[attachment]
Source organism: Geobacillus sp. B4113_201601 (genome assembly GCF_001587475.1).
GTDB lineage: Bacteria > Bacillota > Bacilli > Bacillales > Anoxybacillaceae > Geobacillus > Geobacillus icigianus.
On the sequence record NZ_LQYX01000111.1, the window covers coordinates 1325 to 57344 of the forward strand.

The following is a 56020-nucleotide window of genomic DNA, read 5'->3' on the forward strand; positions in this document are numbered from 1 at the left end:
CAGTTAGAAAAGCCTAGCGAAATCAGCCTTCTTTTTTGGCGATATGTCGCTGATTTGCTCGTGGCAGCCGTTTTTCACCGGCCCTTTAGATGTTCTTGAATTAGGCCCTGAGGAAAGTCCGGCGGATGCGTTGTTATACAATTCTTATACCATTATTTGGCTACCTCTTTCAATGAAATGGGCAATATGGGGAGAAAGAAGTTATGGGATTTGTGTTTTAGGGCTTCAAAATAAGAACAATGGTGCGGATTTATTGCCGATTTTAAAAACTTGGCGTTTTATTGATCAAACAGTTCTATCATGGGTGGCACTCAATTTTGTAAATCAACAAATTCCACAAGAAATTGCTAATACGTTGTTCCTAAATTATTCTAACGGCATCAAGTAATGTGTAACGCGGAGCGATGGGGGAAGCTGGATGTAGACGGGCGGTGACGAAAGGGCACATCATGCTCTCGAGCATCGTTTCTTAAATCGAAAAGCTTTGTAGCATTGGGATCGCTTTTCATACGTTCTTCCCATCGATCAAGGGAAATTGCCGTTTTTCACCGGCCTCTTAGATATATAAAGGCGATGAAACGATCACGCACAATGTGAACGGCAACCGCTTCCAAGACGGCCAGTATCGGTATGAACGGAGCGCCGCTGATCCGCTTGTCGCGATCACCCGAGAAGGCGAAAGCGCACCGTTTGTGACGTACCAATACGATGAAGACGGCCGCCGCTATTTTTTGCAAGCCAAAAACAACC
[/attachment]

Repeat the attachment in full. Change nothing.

Source organism: Geobacillus sp. B4113_201601 (genome assembly GCF_001587475.1).
GTDB lineage: Bacteria > Bacillota > Bacilli > Bacillales > Anoxybacillaceae > Geobacillus > Geobacillus icigianus.
On the sequence record NZ_LQYX01000111.1, the window covers coordinates 1325 to 57344 of the forward strand.

The following is a 56020-nucleotide window of genomic DNA, read 5'->3' on the forward strand; positions in this document are numbered from 1 at the left end:
CAGTTAGAAAAGCCTAGCGAAATCAGCCTTCTTTTTTGGCGATATGTCGCTGATTTGCTCGTGGCAGCCGTTTTTCACCGGCCCTTTAGATGTTCTTGAATTAGGCCCTGAGGAAAGTCCGGCGGATGCGTTGTTATACAATTCTTATACCATTATTTGGCTACCTCTTTCAATGAAATGGGCAATATGGGGAGAAAGAAGTTATGGGATTTGTGTTTTAGGGCTTCAAAATAAGAACAATGGTGCGGATTTATTGCCGATTTTAAAAACTTGGCGTTTTATTGATCAAACAGTTCTATCATGGGTGGCACTCAATTTTGTAAATCAACAAATTCCACAAGAAATTGCTAATACGTTGTTCCTAAATTATTCTAACGGCATCAAGTAATGTGTAACGCGGAGCGATGGGGGAAGCTGGATGTAGACGGGCGGTGACGAAAGGGCACATCATGCTCTCGAGCATCGTTTCTTAAATCGAAAAGCTTTGTAGCATTGGGATCGCTTTTCATACGTTCTTCCCATCGATCAAGGGAAATTGCCGTTTTTCACCGGCCTCTTAGATATATAAAGGCGATGAAACGATCACGCACAATGTGAACGGCAACCGCTTCCAAGACGGCCAGTATCGGTATGAACGGAGCGCCGCTGATCCGCTTGTCGCGATCACCCGAGAAGGCGAAAGCGCACCGTTTGTGACGTACCAATACGATGAAGACGGCCGCCGCTATTTTTTGCAAGCCAAAAACAACC